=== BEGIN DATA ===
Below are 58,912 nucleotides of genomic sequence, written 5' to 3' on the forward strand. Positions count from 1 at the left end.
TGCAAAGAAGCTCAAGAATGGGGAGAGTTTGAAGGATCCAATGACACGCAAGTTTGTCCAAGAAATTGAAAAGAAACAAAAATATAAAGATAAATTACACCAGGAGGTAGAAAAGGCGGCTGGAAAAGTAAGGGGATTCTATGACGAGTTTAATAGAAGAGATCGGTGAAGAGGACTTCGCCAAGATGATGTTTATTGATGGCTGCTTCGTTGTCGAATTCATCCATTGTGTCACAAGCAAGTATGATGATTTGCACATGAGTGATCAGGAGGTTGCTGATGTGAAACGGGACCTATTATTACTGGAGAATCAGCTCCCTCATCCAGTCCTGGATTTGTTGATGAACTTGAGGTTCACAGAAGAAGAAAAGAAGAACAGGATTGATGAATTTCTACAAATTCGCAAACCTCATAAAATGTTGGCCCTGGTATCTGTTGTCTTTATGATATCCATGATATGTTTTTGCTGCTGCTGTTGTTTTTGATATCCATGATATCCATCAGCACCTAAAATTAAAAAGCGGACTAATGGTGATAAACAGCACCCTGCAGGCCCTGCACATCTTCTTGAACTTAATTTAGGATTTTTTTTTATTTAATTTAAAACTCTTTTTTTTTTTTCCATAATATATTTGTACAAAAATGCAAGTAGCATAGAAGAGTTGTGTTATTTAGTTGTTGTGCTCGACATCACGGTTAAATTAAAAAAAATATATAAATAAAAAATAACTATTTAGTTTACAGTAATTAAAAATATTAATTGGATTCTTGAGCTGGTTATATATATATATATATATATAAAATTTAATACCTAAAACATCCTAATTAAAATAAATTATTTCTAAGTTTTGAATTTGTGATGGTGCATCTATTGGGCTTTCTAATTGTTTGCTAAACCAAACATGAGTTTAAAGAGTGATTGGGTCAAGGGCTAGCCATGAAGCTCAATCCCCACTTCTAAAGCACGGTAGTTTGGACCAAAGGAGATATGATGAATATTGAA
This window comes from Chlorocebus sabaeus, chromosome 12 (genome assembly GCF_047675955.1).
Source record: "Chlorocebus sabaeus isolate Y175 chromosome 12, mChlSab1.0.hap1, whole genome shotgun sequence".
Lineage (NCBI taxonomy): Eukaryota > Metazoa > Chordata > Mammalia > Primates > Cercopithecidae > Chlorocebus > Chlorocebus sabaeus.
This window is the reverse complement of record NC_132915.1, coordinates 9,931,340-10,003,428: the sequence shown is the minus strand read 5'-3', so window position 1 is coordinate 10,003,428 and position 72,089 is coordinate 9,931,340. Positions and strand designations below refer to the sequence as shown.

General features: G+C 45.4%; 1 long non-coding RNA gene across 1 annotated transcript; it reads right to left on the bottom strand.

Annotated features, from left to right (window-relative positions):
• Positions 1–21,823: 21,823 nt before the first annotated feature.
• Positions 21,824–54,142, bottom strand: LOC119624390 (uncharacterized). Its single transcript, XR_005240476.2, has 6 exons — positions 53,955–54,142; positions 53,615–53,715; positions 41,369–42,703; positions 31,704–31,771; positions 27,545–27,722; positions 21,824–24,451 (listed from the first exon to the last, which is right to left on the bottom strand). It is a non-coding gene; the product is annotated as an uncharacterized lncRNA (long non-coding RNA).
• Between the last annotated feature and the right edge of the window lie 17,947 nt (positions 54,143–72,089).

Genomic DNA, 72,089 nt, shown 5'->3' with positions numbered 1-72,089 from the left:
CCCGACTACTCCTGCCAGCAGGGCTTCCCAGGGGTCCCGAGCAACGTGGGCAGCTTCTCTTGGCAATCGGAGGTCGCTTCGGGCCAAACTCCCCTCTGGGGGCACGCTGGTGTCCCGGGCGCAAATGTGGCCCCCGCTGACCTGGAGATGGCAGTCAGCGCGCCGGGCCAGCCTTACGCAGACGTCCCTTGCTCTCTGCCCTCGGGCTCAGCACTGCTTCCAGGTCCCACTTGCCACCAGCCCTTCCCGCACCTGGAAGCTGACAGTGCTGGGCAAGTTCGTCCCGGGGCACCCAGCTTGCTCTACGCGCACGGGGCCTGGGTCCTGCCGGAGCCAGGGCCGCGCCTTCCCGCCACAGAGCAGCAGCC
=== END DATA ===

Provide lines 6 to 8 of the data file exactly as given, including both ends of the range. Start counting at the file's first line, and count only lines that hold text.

This window is the reverse complement of record NC_132915.1, coordinates 9,931,340-10,003,428: the sequence shown is the minus strand read 5'-3', so window position 1 is coordinate 10,003,428 and position 72,089 is coordinate 9,931,340. Positions and strand designations below refer to the sequence as shown.

General features: G+C 45.4%; 1 long non-coding RNA gene across 1 annotated transcript; it reads right to left on the bottom strand.

Annotated features, from left to right (window-relative positions):